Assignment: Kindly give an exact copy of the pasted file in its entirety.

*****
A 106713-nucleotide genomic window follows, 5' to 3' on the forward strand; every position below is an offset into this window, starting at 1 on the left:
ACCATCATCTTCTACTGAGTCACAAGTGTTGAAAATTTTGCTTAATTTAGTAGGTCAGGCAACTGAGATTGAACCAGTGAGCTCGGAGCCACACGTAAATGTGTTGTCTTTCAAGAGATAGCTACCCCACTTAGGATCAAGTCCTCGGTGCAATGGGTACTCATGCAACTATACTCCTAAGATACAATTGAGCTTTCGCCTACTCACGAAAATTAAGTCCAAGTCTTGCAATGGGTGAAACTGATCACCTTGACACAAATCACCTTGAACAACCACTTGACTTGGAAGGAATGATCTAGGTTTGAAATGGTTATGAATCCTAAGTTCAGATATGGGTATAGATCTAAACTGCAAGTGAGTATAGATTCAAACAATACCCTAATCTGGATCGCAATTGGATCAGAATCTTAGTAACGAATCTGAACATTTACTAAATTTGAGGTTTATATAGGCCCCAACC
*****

A 106713-nucleotide genomic window follows, 5' to 3' on the forward strand; every position below is an offset into this window, starting at 1 on the left:
ACCATCATCTTCTACTGAGTCACAAGTGTTGAAAATTTTGCTTAATTTAGTAGGTCAGGCAACTGAGATTGAACCAGTGAGCTCGGAGCCACACGTAAATGTGTTGTCTTTCAAGAGATAGCTACCCCACTTAGGATCAAGTCCTCGGTGCAATGGGTACTCATGCAACTATACTCCTAAGATACAATTGAGCTTTCGCCTACTCACGAAAATTAAGTCCAAGTCTTGCAATGGGTGAAACTGATCACCTTGACACAAATCACCTTGAACAACCACTTGACTTGGAAGGAATGATCTAGGTTTGAAATGGTTATGAATCCTAAGTTCAGATATGGGTATAGATCTAAACTGCAAGTGAGTATAGATTCAAACAATACCCTAATCTGGATCGCAATTGGATCAGAATCTTAGTAACGAATCTGAACATTTACTAAATTTGAGGTTTATATAGGCCCCAACC